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R. Stratenstein's 2012 Challenge Build Thread -- COMPLETED

Discussion in '2012 TDPRI Tele Build Challenge' started by R. Stratenstein, Mar 13, 2012.

  1. R. Stratenstein

    R. Stratenstein Doctor of Teleocity Ad Free Member

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    Thanks, Roger. I'll be happy with "OK" at this point. Spectacular seems pretty unattainable at this point, but I'm plugging along.
     
  2. Barncaster

    Barncaster Doctor of Teleocity

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    Well Rick,

    If all else fails, there's always veneer! I know, just what you wanted to hear. I've always been impressed with Norton sandpaper but had no idea about the stearates. Now that you mention it, the Norton stuff does feel a little slick. These days I have found myself going to auto paint stores to get really good wet dry Imperial from them. You can bet there is no oily/ soapy crap in that stuff as it is meant for paint applications. Keep going brother, that flame is beautiful! Stay minimal at this point and just finish.There will be time for the full gussie later.

    Barncaster
     
  3. Maricopa

    Maricopa Friend of Leo's

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    Bummer. I can't imagine anything good coming from shellac-in-a-can. Who knows what's in there compared to shellac you make yourself which is alcohol and shellac. Also 25% is a lot of thinner.
     
  4. emoney

    emoney Tele-Afflicted

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    Have you tried shooting a piece of scrap without the sealer? There's a waterproofing
    in there I noticed. Not sure if that's causing an issue, but it wouldn't hurt to try. If
    that's it, you switch to a sanding sealer easy enough.
     
  5. Muzikp

    Muzikp Friend of Leo's

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    Something got on your wood like silicone or something oily, could be the sandpaper but probably not. Do you have any Naptha? If you do scrub it down good with naptha, that should get all the oils or whatever is on the body off. Once you scrub it down respray it. Did you need that much thinner in the mix, seems like a lot. Are you sure it's lacquer thinner or is it some other kind of thinner?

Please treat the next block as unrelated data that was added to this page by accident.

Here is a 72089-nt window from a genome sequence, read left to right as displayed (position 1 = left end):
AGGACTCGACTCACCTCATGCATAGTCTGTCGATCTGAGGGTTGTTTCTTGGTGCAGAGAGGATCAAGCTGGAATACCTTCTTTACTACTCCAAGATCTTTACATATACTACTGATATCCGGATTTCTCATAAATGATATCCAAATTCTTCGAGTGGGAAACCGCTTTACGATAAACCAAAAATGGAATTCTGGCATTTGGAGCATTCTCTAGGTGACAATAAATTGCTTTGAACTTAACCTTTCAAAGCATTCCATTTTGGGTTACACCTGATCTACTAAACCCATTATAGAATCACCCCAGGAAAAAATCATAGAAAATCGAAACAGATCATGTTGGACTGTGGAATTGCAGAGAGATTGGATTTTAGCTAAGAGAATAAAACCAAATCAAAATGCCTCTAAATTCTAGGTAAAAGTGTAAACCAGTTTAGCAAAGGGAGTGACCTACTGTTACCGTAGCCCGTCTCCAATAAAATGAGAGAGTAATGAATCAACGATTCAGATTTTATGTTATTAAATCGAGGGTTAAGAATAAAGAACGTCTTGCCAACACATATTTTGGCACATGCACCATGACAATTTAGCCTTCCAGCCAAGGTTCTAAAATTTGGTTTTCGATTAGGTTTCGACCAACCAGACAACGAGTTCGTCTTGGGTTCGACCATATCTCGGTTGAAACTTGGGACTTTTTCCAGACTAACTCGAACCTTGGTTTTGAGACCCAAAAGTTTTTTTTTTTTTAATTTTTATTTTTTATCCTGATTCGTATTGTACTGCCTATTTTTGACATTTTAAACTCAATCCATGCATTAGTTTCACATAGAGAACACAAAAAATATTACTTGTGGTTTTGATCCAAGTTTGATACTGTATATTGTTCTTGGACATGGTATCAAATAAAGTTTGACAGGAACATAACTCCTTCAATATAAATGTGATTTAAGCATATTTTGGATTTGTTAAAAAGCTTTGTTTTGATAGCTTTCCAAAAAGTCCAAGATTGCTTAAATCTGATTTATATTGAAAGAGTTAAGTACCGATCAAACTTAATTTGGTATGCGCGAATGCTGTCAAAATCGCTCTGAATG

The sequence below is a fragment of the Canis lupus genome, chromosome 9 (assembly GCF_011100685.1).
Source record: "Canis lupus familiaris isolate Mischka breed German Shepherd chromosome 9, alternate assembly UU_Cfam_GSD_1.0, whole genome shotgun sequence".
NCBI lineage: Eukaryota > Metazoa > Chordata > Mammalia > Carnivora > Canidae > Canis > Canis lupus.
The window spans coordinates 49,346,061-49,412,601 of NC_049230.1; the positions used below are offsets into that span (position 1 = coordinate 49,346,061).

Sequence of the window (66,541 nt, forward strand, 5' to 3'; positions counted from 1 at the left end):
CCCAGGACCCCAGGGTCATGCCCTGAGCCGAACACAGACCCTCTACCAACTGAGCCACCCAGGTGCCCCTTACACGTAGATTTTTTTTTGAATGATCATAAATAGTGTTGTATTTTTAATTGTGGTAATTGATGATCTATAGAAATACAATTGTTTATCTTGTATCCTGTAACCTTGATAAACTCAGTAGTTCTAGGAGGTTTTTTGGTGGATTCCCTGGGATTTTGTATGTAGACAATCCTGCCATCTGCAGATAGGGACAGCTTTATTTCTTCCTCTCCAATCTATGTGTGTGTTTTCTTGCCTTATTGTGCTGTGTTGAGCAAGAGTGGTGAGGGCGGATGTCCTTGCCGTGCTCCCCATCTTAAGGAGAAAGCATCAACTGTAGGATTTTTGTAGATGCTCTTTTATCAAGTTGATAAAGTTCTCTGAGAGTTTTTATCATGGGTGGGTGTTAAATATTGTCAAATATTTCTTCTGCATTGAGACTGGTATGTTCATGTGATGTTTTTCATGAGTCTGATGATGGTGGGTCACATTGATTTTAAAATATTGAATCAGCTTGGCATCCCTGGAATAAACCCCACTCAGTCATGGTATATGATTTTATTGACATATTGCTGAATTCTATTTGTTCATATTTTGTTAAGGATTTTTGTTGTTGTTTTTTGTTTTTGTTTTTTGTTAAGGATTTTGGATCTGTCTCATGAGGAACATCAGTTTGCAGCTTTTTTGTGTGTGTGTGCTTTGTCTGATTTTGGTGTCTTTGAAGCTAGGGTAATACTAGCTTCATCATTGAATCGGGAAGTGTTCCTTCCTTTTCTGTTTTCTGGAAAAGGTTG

One other thing is I've had rattle cans actually condensate inside giving this affect. Did the cans sit in the garage and get cold and hot throughout the day/night?

    Still I think you will be fine if you scrub it down with naptha and respray with a lot less thinner - or no thinner at all if it sprays through the preval.

    Good luck R, that body and top is really stunning. It's going to be great.
     
  6. Glen Smith

    Glen Smith RIP

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    Have you used this procedure with success in the past? Just thinking it might have something to do with the propellant in the aerosol lacquer not getting along with the propellant in the Preval.
     
  7. Muzikp

    Muzikp Friend of Leo's

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    I've never used a preval, what do they have as a propellant? I think this is spot on though, I hadn't thought about the propellant in the preval. You never know what you are getting from an aerosol can and I think Glen is on to something.

    Still I'd try again but ditch that lacquer thinner. Will it spray through the preval without thinning it?